Above photo: President Joe Biden participates in a CNN town hall at the Baltimore Center Stage Pearlstone Theater, Thursday, Oct. 21, 2021, in Baltimore, with moderator Anderson Cooper. AP Photo/Evan Vucci.
Baltimore, MD – At a CNN town hall event Thursday evening, President Joe Biden revealed that he is considering using National Guard troops to ease the bottleneck at Southern California ports. In response to questioning from moderator Anderson Cooper, Biden said the plans potentially include having soldiers drive trucks from the ports to warehouses and distribution centers.
This would mean the militarization of the ports of Los Angeles and Long Beach, which handle 40 percent of US imports. It would be a direct state attack on longshoremen, truck drivers and warehouse workers, with soldiers serving essentially as scabs operating in behalf of the private owners of the ports, trucking firms, shipping companies and major retailers such as Walmart. It could also directly impact rail workers.
Biden admitted the existence of such planning in the context of a discussion of supply chain disruptions, labor shortages, rising inflation and demands by workers for wage increases. While posturing as a friend of the working man, Biden expressed in his statements on the National Guard the increasingly desperate and hostile attitude of the American ruling class to the emergence of the biggest strike movement in the US in decades, which is assuming the form of a rebellion against the pro-corporate trade unions.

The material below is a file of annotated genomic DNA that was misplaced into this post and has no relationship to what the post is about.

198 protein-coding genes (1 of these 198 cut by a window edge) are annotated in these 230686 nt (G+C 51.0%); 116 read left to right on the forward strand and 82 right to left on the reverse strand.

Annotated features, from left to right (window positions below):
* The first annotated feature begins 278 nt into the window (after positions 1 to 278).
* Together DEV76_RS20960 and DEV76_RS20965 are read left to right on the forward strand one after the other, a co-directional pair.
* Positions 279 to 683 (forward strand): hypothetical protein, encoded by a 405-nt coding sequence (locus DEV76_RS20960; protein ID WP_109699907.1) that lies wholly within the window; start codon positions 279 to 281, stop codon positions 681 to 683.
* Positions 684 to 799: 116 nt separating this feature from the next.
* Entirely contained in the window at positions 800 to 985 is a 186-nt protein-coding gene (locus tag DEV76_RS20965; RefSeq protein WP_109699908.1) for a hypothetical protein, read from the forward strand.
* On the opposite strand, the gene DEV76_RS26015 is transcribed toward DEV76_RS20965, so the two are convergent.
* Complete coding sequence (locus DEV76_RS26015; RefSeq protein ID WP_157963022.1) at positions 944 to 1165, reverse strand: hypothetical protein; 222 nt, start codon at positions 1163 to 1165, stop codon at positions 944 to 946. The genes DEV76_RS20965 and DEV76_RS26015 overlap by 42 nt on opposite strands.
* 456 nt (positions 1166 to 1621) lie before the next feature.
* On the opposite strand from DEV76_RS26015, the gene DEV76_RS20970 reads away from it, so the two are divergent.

“Millions of jobs are unfilled, businesses are struggling to meet demand. Is there anything you can do to either encourage people to go back to work or make jobs more attractive that they want to go back to work?” Cooper asked.
In response, Biden acknowledged the hesitancy of workers to return to work under conditions of the COVID-19 pandemic and concerns for their health and that of their loved ones, as well as their disgust with poverty wages. “Wait a minute, do I want to go back to that $7-an-hour job?” Biden said in relation to the difficulty employers are having hiring workers.